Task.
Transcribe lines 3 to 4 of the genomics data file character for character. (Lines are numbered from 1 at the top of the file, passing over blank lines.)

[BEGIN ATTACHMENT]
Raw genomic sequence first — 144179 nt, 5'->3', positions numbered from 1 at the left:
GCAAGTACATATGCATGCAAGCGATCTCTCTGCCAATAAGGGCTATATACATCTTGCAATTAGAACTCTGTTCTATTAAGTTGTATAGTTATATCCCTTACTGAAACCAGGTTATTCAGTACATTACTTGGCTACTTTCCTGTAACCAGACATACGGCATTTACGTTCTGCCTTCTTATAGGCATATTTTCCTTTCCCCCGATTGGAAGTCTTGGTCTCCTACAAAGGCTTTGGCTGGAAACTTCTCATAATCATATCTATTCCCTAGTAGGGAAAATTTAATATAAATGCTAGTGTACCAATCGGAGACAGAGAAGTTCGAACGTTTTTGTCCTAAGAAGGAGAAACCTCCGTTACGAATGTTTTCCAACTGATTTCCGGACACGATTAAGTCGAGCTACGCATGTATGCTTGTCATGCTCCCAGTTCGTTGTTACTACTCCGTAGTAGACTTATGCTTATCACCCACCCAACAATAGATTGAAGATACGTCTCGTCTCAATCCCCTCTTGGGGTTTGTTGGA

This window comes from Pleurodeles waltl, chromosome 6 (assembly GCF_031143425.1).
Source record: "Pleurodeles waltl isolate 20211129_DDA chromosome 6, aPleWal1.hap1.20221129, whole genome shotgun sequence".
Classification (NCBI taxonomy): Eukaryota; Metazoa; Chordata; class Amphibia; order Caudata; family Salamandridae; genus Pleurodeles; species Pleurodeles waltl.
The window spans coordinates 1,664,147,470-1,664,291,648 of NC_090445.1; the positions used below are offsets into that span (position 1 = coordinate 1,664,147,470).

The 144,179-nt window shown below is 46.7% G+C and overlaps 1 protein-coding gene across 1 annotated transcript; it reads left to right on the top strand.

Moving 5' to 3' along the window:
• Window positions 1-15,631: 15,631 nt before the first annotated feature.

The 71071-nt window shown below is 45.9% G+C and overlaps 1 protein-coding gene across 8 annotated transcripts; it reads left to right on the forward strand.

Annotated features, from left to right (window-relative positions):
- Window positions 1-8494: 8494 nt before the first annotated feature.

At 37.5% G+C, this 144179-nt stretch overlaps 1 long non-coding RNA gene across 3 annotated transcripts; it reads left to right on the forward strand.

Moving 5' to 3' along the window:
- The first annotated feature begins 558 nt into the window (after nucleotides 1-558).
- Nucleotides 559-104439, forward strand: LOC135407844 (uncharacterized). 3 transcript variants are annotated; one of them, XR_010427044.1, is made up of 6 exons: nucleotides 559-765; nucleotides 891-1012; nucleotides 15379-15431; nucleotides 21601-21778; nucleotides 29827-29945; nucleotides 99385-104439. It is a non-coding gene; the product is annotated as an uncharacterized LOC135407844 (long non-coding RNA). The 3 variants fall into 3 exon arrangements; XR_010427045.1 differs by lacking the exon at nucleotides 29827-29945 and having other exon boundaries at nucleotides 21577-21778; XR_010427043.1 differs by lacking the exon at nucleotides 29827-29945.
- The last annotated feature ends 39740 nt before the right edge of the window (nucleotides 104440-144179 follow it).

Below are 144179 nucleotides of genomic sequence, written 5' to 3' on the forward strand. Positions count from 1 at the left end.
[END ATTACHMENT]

This window comes from Pleurodeles waltl, chromosome 6 (assembly GCF_031143425.1).
Source record: "Pleurodeles waltl isolate 20211129_DDA chromosome 6, aPleWal1.hap1.20221129, whole genome shotgun sequence".